In 1990, just the sixth year that the Wrangler National Finals Rodeo was held at the Thomas & Mack Center, brothers Philip and David Fournier both qualified in bull riding. Twenty-eight more Wrangler NFRs came and went without siblings matching that feat.
That streak came awfully close to reaching 29 years. In fact, it came down to the last day of the PRCA’s regular season, Sept. 28, at the Comal County Fair & Rodeo Xtreme Bulls in New Braunfels, Texas.
Sage Kimzey, the five-time bull riding world champion, was miles ahead of the pack in the 2019 world standings, so the 25-year-old’s place in Las Vegas was more than secure. But 20-year-old little brother Trey Kimzey, in his rookie year, took it right down to the wire to crack the top 15 and punch his ticket to the Thomas & Mack Center.
“Literally the season ended that night,” Trey said. “I had $1,500 that I had to win.”
To that point, Trey had season earnings of $104,209, 16th in the world standings, with Parker Breding 15th at $105,746. He didn’t necessarily have to win the round, but he definitely needed to cash a good check with a high finish. Trey put all matters to rest with a winning ride of 89.5 points on Whamma Jamma to pocket $3,952.
“The whole year, that was the goal, for both of us to be here,” Trey said after the seventh go-round Wednesday night. “I was in the top 15 all year, but I got bumped out in the last month. That last week was the time to either do it or not.”
Sage was certainly glad it turned out to be the former.
“I guess the only reaction I had was that I was so happy for him. Trey worked as hard, if not harder, than anyone else,” Sage said. “It’s pretty cool, honestly. There aren’t many times that brothers make it to the biggest stage in rodeo, or the biggest stage in anything.”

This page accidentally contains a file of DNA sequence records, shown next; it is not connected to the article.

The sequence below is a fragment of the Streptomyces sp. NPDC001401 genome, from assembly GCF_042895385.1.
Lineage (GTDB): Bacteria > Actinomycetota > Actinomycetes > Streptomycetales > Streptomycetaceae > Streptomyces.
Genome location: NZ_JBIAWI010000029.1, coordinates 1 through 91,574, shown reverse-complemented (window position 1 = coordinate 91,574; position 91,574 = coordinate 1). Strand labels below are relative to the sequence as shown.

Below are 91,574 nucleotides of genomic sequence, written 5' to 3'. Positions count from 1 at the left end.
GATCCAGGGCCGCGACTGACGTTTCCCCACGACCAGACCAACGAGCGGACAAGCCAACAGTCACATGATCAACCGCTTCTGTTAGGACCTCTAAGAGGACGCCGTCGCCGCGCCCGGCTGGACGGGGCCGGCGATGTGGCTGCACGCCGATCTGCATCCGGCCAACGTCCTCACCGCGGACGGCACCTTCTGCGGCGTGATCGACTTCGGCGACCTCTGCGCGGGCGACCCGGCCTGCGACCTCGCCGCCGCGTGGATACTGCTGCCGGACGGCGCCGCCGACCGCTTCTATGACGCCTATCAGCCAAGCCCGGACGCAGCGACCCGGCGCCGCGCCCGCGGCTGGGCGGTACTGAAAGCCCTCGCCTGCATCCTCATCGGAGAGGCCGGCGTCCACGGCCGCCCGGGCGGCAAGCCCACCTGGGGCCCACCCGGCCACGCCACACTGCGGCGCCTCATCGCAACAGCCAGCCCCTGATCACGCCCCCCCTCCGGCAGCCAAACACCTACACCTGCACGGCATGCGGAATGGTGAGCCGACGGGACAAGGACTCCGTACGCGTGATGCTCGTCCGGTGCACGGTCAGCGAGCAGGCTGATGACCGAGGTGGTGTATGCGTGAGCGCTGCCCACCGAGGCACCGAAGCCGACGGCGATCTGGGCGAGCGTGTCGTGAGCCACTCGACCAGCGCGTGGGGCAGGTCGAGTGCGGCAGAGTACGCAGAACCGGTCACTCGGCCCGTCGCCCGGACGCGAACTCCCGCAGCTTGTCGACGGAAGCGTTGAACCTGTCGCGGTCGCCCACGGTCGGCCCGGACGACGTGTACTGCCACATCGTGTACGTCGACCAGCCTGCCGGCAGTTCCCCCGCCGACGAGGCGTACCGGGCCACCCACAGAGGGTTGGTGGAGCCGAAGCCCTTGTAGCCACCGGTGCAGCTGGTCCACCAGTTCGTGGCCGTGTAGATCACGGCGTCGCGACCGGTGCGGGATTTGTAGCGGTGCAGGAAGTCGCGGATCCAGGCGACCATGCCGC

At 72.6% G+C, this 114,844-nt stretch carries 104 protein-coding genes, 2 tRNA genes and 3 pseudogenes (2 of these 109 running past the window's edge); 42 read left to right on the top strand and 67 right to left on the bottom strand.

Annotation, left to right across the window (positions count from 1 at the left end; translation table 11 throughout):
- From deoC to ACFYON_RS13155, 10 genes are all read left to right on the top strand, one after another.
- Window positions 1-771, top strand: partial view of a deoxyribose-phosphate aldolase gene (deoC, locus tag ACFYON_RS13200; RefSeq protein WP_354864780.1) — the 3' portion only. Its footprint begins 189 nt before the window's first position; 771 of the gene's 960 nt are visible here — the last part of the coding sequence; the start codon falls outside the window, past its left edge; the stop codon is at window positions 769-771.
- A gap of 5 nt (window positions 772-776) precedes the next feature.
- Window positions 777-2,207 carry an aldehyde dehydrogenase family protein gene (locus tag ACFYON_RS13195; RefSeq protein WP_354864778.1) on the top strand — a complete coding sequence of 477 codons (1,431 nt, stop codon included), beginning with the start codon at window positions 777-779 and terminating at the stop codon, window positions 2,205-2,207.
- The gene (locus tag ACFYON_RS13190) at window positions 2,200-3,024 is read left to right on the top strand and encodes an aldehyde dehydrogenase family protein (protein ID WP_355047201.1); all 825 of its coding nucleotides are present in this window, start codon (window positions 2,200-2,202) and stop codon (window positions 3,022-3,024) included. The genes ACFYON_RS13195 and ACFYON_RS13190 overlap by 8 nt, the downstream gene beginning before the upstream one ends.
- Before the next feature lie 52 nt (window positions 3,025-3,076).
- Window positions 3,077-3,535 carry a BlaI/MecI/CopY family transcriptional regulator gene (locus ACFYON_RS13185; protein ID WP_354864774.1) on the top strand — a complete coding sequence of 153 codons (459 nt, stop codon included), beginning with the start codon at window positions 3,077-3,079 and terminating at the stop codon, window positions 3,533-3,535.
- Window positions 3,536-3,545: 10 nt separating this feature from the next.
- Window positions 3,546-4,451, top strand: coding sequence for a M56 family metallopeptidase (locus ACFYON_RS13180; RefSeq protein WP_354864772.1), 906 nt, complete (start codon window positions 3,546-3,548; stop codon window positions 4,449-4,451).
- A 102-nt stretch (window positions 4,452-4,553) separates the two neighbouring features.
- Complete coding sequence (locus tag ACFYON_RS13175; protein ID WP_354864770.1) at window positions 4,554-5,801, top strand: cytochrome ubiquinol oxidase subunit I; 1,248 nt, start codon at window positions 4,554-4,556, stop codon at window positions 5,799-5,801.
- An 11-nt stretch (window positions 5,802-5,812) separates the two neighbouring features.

The double achievement capped an enjoyable season for the Kimzey brothers, who traveled together much of the year. One would think that Sage is the calm in the middle of the bull riding storm, with five straight Wrangler NFR appearances, each ending with a world title. But Trey’s presence this year really helped Sage, who is likely to wrap up a record sixth straight title when Saturday night’s 10th go-round comes to a close.
“Blood is thicker than water,” Sage said, leaning on the cliché. “Having Trey there brings a level of calmness to me. I’m more calm this year.”
Meanwhile, Trey got to travel with all that championship-caliber experience in the cab. Bull riding is obviously a very physical sport, but Trey tapped Sage for more than riding tips.
“Honestly, I think it’s the whole mental side of it. I’d say the mental game is 85 to 90 percent of bull riding,” Trey said. “Obviously, Sage’s mental game is at an all-time peak. I try to learn off of that, pick up what I can.”
That’s exactly the kind of wisdom Sage hoped to impart.
“The thing I think I help Trey with the most is just keeping a level head,” Sage said. “It’s not exactly like there’s a handbook out here for growing up quickly.”